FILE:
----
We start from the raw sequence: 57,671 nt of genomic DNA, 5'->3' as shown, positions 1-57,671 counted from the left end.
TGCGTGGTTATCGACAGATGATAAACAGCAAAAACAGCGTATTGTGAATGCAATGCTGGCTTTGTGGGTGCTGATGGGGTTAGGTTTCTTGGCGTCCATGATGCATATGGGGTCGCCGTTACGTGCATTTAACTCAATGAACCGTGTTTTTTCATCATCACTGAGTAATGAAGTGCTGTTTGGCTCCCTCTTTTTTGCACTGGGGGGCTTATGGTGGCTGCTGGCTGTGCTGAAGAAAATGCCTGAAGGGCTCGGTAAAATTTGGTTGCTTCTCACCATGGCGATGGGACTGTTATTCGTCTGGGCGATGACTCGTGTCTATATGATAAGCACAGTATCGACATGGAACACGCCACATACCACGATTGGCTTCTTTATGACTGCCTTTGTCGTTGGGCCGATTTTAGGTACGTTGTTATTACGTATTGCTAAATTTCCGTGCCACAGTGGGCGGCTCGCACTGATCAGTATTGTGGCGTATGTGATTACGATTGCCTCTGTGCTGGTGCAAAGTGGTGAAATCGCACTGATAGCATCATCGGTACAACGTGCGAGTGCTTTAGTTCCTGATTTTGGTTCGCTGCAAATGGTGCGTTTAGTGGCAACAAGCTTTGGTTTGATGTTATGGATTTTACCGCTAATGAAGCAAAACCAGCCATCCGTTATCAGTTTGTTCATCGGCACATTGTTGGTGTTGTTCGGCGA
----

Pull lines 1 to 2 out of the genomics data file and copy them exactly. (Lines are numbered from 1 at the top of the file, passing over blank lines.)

We start from the raw sequence: 57,671 nt of genomic DNA, 5'->3' as shown, positions 1-57,671 counted from the left end.
TGCGTGGTTATCGACAGATGATAAACAGCAAAAACAGCGTATTGTGAATGCAATGCTGGCTTTGTGGGTGCTGATGGGGTTAGGTTTCTTGGCGTCCATGATGCATATGGGGTCGCCGTTACGTGCATTTAACTCAATGAACCGTGTTTTTTCATCATCACTGAGTAATGAAGTGCTGTTTGGCTCCCTCTTTTTTGCACTGGGGGGCTTATGGTGGCTGCTGGCTGTGCTGAAGAAAATGCCTGAAGGGCTCGGTAAAATTTGGTTGCTTCTCACCATGGCGATGGGACTGTTATTCGTCTGGGCGATGACTCGTGTCTATATGATAAGCACAGTATCGACATGGAACACGCCACATACCACGATTGGCTTCTTTATGACTGCCTTTGTCGTTGGGCCGATTTTAGGTACGTTGTTATTACGTATTGCTAAATTTCCGTGCCACAGTGGGCGGCTCGCACTGATCAGTATTGTGGCGTATGTGATTACGATTGCCTCTGTGCTGGTGCAAAGTGGTGAAATCGCACTGATAGCATCATCGGTACAACGTGCGAGTGCTTTAGTTCCTGATTTTGGTTCGCTGCAAATGGTGCGTTTAGTGGCAACAAGCTTTGGTTTGATGTTATGGATTTTACCGCTAATGAAGCAAAACCAGCCATCCGTTATCAGTTTGTTCATCGGCACATTGTTGGTGTTGTTCGGCGA